Last week I wrote about life insurance in retirement. This week I want to finish this series with an article about the Federal Employees Health Benefits program. My focus will be on the things you need to consider both before and after you retire.
The Five-Year Rule
As a rule, you can only carry your FEHB coverage into retirement if you are currently enrolled in the program and have been enrolled for at least 5 consecutive years. However, there are two exceptions:
• Waiver of the 5-year rule—You can receive a waiver of the 5-year rule if you enrolled in the program at your first opportunity to do so and retire before you have 5 years of coverage. You can also receive a pre-approved waiver if you have fewer than 5 years of coverage and accept an offer of early retirement under the Voluntary Separation Incentive program (VSIP), the Voluntary Early Retirement Authority (VERA) or both. If you retire under one of these authorities, your agency will attach a memorandum to your retirement application stating that you have met the requirements to carry your coverage into retirement.
• Individual Waivers—If you aren’t eligible for the two waivers mentioned above, you may request a waiver from OPM. Requests will be judged on a case-by-case basis and decided on their merits. However, because it has little leeway, OPM rarely grants such waivers. OPM may only grant a waiver when it would be against equity and good conscience not to do so.
Temporary Continuation of Coverage
If you aren’t eligible to keep your FEHB coverage when you retire, you’ll receive a premium-free 31-day extension of coverage. After that you can drop your coverage, convert to an individual contract with your current plan at your own expense or elect to be covered under the Temporary Continuation of Coverage provision. Under TCC you can keep your FEHB coverage for up to 18 months if you are willing to pay the full premiums plus 2 percent to cover administrative costs.
FEHB and Medicare
Your FEHB coverage will continue to be primary unless you are eligible for Medicare. Then it will become secondary. Because contributions for Medicare Part A (hospital insurance) were deducted from your pay while you were an employee, at age 65 you’ll automatically be enrolled in it. However, enrolment in Medicare Part B (medical insurance) is optional. If you decide to enroll in it, you’ll have to pay the full premiums for that coverage. Whether that additional coverage is worth the cost is something you’ll have to decide.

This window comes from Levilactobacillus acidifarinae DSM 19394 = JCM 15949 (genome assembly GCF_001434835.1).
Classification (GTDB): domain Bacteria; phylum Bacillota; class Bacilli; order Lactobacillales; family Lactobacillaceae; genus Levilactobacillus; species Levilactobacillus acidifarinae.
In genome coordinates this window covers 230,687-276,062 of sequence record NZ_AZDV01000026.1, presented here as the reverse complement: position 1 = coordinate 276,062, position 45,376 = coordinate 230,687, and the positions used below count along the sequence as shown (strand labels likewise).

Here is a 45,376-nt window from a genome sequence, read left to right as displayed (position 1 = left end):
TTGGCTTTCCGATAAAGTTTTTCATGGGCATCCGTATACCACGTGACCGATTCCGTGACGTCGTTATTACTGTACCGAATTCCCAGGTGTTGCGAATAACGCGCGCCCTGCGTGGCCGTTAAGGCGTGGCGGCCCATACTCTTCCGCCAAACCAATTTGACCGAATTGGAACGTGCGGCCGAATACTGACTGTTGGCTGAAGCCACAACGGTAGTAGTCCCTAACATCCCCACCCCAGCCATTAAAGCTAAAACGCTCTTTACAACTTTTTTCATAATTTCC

FEHB, Tricare and CHAMPVA
If you are a Medicare-eligible uniformed service retiree and are eligible to enroll in Tricare for Life or a Medicare-eligible retiree of the Department of Veterans Affairs who is eligible for CHAMPVA coverage, you may decide to enroll in one of those programs and suspend your FEHB coverage. You can always reenroll in the FEHB at the next Open Season. You can immediately reenroll if you are involuntarily dropped from your Tricare or CHAMPVA coverage.
Suspending FEHB coverage
If you are a Medicare-eligible retiree, you can suspend your FEHB enrollment and enroll in a Medicare-sponsored prepaid health plan. If you do that and your plan stops participating, you can reenroll in the FEHB program. By doing that, you won’t lose a day of health benefits coverage. However, if you voluntarily drop your Medicare-sponsored prepaid plan, you won’t be able to reenroll in the FEHB program until the next Open Season.
With the exception of Postal Service retirees, you’ll pay the same premiums in retirement that you did as an employee. Postal Service retirees will pay more. That’s because union agreements have resulted in the Postal Service paying a higher percentage of the premiums for its employees. When Postal Service employees retire, they pay the same premiums as all other federal employees and retirees.
Note: While most employees are eligible for premium conversion, which allows for the pre-tax payment of premiums, retirees aren’t, effectively making the insurance more expensive. The law would have to be changed to allow that.
A closing word
Over the last nine weeks, I’ve explored the retirement system you are in – and if you’re in the right one – what service is creditable and how to calculate your annuity. I finished with a post-retirement series on cost-of-living adjustments, survivor benefits, and life and health insurance.
While I’ve expended hundreds of words on each topic, there are many fine points that were left unexplored. As a wise personnel specialist once said, “In retirement and insurance, there are rules, exceptions to the rules, and variations to the exceptions.” As time goes by, I’ll explore some of these exceptions.